Before ordering the large and relatively expensive throttle quadrant PCB some real-world testing of the circuits was done, controlled by the Arduino.
The first test was to see that the clutches were correctly switched off by the limit switches.
They were, e.g. when a handle reaches full throttle position, but often (but not always) the clutches were also switched off immediately when the handle was moved back from an end position into the opposite direction, which should not happen.
As the clutch control circuit is edge triggered by a 1 -> 0 transition (falling edge) of the limit switch signal the wrong behaviour might be caused by bouncing of the limit switches.
A test with a debouncing circuit of two resistors, a capacitor and a Schmitt Trigger Inverter showed that this indeed fixed the problem.
As the inverter of the debouncing circuit flips the polarity of the limit switch signal the new 3-input NAND in the circuit had to be replaced by the original 3-input OR again and a debouncing circuit was added to the PCB design for each limit switch.
Next the limit switches, servos, clutches and position potentiometers were connected to the Arduino and some first lines of code were written to drive the servos and clutches.
Also the programmable step-down buck-converter was tested to see how much the voltage on the clutches could be lowered so that they still operate reliable and don’t get too hot during continuous operation.
A problem that can be seen in the video and that was also noticed already during earlier tests is that the left throttle handle has some backlash. Because of this it isn’t always exactly in sync with the right handle.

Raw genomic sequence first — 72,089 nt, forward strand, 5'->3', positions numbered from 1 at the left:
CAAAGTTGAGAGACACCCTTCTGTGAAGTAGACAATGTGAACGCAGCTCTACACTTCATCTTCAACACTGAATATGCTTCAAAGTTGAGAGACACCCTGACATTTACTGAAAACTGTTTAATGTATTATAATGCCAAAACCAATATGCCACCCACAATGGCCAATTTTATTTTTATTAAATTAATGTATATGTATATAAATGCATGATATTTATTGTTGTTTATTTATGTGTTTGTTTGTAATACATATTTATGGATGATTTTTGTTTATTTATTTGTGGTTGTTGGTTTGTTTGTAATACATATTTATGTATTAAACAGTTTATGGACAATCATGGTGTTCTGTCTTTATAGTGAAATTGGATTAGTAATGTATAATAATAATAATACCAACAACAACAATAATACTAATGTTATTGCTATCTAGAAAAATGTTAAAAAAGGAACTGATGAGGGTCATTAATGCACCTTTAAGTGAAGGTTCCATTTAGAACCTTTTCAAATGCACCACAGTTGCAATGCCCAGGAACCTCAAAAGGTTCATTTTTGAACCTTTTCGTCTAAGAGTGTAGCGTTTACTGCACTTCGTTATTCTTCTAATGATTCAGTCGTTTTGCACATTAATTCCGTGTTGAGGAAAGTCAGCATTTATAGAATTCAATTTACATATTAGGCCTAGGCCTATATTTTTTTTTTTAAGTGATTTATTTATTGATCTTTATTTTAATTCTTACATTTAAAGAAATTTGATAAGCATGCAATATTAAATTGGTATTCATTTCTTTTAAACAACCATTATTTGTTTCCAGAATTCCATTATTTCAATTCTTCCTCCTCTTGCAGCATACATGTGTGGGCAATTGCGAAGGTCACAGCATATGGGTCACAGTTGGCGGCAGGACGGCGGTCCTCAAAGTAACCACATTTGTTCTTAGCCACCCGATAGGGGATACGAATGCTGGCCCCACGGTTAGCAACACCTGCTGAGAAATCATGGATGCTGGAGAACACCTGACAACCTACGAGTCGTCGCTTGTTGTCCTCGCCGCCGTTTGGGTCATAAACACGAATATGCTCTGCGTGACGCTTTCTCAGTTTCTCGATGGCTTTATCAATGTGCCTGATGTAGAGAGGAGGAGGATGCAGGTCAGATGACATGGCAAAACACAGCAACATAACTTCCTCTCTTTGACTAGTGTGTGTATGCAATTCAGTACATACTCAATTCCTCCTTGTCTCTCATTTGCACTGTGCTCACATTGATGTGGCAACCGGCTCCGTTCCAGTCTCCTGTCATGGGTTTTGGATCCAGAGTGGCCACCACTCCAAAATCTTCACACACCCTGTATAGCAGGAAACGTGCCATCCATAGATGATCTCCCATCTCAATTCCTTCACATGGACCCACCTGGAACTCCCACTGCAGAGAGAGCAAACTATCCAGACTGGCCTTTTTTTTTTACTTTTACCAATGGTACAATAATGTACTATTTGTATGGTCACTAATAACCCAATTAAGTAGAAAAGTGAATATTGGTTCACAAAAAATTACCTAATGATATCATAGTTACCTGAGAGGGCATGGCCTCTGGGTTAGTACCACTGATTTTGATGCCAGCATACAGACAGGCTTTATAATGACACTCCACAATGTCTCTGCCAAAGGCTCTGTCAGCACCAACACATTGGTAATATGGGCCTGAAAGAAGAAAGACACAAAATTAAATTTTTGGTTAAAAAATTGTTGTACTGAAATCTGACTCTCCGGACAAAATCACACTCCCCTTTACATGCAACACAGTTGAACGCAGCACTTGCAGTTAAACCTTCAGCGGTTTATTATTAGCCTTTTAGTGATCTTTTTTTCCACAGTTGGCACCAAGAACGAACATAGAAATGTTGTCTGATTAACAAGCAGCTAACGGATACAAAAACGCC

It seemed to be caused by the clutch but investigation showed that there was just too much space between the flat end of the D-axis that connects the servo with the clutch and the flat end of the clutch hole.
For the moment it has been replaced with one of the other D-axes which fits better but probably a new axis must be created with the CNC router to replace this one.
I’ve been thinking about a way to test the throttle quadrant handles standalone, i.e. not yet connected to the flight simulator PC as they are at a different location currently. Because the combination of breadboards, Arduino, throttle quadrant and power supplies needs more space than is available near the flightsim PC and it is also very fragile.
Once the PCB is available this will improve.
The idea that I have now for this test is to use the position of one throttle handle to drive the other one, i.e. when the left handle is moved, the right handle should follow it and vice versa.
The throttle quadrant PCB design meanwhile is almost finished and has gotten a couple of options:
– hardware direction detection for the trim wheel and flaps handle optical sensor wheels or not (can set by a jumper)
– servo or DC motor for the trim wheels; the motor can be supplied by the internal 5 Volt (jumper present) or from an external supply (connector from external supply used instead of jumper)
– clutch power switched by a relay or by a power transistor (depending on the mounted components and some jumper wires)